“More than a century ago — and more than half a century before the Supreme Court [of the United States] decided [New York Times v. Sullivan, the case that established the “reckless disregard” rule] — we recognized persons who place themselves in the public sphere are subject to a vastly greater degree of comment, criticism and even ridicule,” Chief Justice Mark Cady wrote for a unanimous court. And he cited Cherry v. Des Moines Leader.

The Cherry Sisters — Effie, Addie, Jessie, Lizzie, and Ellie — were from Cedar Rapids, and they were in show business. They couldn’t dance, and they couldn’t sing. In fact, they couldn’t do much of anything. Their act exerted a ghastly fascination over its audiences.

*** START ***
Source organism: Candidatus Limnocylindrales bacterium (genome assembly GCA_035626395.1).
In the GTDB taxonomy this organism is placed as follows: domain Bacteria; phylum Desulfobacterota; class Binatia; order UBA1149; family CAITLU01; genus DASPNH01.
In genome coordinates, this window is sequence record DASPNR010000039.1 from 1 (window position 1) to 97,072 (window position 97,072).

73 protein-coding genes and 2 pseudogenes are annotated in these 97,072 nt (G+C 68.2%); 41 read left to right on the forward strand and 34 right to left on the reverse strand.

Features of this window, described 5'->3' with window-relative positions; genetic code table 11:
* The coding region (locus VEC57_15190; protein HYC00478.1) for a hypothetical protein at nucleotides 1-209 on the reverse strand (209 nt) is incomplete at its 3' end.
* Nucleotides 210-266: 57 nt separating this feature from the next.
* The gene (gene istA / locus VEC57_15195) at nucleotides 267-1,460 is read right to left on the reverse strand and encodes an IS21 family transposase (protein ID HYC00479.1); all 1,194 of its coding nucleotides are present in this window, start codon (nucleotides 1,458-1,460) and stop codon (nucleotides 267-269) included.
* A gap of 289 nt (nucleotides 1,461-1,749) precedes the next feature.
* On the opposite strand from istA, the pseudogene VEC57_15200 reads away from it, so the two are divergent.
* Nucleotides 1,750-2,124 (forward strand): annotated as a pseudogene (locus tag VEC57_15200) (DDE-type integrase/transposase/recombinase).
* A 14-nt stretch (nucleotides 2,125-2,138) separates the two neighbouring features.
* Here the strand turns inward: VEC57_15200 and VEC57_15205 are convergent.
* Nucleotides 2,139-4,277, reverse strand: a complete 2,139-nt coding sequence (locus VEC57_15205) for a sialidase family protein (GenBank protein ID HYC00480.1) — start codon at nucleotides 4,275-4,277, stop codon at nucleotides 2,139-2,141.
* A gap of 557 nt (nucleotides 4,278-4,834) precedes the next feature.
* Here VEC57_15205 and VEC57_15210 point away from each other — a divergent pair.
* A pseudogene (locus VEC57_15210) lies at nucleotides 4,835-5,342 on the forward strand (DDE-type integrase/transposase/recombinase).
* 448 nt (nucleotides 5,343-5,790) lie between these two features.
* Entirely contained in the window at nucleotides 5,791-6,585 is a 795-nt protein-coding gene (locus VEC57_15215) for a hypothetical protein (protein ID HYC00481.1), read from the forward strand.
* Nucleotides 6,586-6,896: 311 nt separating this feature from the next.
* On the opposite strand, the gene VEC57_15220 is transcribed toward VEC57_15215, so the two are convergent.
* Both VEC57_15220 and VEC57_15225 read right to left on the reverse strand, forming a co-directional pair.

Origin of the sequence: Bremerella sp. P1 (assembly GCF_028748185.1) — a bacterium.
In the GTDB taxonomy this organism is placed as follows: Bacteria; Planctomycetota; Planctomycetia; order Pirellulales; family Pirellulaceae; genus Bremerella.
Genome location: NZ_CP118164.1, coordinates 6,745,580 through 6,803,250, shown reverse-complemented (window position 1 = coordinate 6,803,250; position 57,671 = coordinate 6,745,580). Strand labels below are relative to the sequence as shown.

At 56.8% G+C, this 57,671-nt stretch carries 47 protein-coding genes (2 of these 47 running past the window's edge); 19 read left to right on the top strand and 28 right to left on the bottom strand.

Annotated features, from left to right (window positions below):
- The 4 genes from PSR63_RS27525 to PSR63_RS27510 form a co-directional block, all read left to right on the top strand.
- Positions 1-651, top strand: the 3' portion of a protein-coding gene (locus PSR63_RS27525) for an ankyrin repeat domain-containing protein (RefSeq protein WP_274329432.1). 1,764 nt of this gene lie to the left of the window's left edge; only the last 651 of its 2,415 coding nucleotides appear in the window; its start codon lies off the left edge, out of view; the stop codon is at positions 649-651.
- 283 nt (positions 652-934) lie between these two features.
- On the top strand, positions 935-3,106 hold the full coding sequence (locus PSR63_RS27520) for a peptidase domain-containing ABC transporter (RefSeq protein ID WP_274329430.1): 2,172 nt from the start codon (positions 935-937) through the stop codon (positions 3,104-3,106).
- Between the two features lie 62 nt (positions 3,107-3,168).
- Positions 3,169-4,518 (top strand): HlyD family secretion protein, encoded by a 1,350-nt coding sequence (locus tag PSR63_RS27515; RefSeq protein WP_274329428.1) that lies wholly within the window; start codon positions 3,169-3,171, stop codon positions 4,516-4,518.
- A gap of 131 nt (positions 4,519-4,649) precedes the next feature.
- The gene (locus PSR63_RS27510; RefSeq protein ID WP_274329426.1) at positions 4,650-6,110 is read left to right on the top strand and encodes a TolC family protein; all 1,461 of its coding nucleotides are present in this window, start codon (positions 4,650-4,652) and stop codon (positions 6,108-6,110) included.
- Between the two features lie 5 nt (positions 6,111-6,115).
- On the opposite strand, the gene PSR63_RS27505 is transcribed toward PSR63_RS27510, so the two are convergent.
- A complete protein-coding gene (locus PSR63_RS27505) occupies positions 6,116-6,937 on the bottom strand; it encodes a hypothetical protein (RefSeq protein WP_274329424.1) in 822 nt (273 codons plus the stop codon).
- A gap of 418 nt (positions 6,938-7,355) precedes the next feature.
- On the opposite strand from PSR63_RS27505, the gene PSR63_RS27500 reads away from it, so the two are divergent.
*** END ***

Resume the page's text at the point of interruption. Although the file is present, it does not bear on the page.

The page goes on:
And that was what the great Oscar Hammerstein was looking for. The year was 1896, and he was going broke. He was desperate. “I’ve tried the best,” he said. “Now I’ll try the worst.” So he sent for the Cherry Sisters.

They opened at the New Olympia Theater in New York on Nov. 16, 1896. “Never before did New Yorkers see anything like the Cherry Sisters from Cedar Rapids, Iowa,” the New York Times reported. “It is sincerely to be hoped that nothing like them will ever be seen again.”

But the audiences loved them. Night after night, young men crowded the theater. Often, they brought vegetables: sidewalk vendors were said to do a brisk business every evening selling onions and rutabagas and melons. “There was scarcely a young blade in the late nineties,” the Des Moines Register recalled in 1929, “but boasted he had heaved a cabbage or two at the Cherry Sisters.”